45 thoughts on “Smoked Pulled Brisket {Shredded for Sandwiches!}

  1. I did this recipe at 250 and followed the recipe and it came out great I used au jus for the marinade along with the rub . Will be doing this again for sure. The meat flaked apart while slicing.

  2. I am going to make this, New to the smoker but there is a little pan on my smoker that I place the wood. Do I have to refill multiple times during the cooking period or just ones? Please advise. Thanks in advance

      1. I’m confused, directions above say 275 but you say 225-250 in comments? I know it’s not an exact method but I’m a beginner here and maybe need some more guidance on temps throughout the whole process. Are you adjusting temps based on stage? Like start at 275 for 4-5 hours, then drop it down once you move it to the pan with marinade?Thanks!

        1. John, I increased the temperature in the updated recipe to make sure that folks would get the brisket to the shreddable stage in a manageable amount of time. Any temperature between 225-300F works fine but the low temperatures just take a long time.

    1. It’s a beefy marinade I find in the local STL supermarkets. It’s similar to Soy and Worcester and Allegro…so if you have the other ingredients, it’s not as important to add.

  3. Can you reuse the marinade from the meat since you will be still cooking for a few more hours?

  4. I smoked brisket for Christmas Eve using this recipe. Everyone loved it. The taste was incredible. It took about 5 hours on the smoker to get to 165 degrees and another 3 hours in the oven. I didn’t pull the brisket, just sliced and served. I used the beef rub listed minus the cayenne and chili powder to keep it from being spicy. Great recipe!!! Will be using it again.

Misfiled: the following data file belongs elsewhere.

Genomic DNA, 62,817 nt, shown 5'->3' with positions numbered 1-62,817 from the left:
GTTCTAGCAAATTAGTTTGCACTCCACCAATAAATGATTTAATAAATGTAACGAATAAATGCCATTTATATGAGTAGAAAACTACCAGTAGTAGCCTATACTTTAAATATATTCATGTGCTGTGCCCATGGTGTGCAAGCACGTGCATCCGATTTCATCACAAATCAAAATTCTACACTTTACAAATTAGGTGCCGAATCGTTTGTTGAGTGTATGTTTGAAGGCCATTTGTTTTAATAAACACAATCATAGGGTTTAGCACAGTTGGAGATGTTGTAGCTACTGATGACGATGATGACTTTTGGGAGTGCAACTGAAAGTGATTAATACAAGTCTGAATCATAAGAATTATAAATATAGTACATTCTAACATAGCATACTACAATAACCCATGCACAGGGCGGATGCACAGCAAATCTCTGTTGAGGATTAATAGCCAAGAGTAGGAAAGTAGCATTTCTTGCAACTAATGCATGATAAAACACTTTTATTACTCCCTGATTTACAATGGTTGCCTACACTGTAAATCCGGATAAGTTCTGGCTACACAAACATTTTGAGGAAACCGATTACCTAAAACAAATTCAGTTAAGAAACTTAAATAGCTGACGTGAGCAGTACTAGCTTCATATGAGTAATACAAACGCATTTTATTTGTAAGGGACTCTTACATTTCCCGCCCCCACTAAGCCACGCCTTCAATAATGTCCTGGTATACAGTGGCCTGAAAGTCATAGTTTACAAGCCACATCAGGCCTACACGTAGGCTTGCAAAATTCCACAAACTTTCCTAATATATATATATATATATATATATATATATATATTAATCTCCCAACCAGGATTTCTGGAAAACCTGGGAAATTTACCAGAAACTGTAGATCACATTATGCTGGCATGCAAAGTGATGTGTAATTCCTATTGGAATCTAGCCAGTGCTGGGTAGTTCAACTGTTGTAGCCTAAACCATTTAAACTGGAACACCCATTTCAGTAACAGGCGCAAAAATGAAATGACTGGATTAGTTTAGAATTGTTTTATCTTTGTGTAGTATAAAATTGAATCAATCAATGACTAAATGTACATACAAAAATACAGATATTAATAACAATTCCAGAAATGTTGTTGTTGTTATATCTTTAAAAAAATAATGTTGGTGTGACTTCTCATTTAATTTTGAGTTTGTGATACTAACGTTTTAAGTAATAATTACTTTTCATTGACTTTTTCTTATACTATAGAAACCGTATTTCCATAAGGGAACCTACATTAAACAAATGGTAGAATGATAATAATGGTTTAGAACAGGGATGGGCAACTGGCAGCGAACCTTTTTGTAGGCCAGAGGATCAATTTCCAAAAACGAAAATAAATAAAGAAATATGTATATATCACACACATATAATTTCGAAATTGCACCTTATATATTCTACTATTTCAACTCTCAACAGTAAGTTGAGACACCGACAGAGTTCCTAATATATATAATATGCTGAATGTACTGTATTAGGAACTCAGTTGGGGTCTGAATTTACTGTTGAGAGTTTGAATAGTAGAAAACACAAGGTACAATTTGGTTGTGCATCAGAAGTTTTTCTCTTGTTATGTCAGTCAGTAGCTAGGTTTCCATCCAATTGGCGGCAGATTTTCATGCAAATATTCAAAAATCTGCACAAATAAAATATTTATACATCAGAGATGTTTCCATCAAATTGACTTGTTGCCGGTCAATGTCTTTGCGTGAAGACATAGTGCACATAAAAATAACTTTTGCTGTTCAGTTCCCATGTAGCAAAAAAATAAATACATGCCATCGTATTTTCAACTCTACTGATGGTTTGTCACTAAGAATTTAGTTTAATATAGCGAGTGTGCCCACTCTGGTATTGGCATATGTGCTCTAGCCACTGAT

5. Thank you Kevin, this is going to be my Thanksgiving starter! Could I also mix with bbq sauce? I’m making the day before so was thinking of maybe leaving in a slow cooker on low with the juices, marinade and bbq sauce… or would that be overkill?

  6. Hey kevin this looks awesome, i will be trying this out for labor day,however, can i make this the day before? Heading on the road for 3 hours, have you ever reheated this than served? Help, hate to pull an allnighter than drive 3 hrs……

    1. You can really do it both ways. I flip it halfway through, but most will tell you to cook brisket fat side up so the fat can seep through the meat while smoking. That’s usually the safest bet with brisket.

  7. Hola Kevin,
    In my experience, briskets take much longer than 7 hours to reach an IT of 200. I’ve read about but never tried hot and fast methods for brisket that take about 7 hours. How are you getting to an IT of 200 on a full packers brisket at 250 degrees in 7 hours? Thanks.

    1. Alan – I am cooking full packer briskets and getting it there in 7. Sometimes it’s longer, depending on the weight and how much fat I trim. But the hotter/faster DOES work on brisket.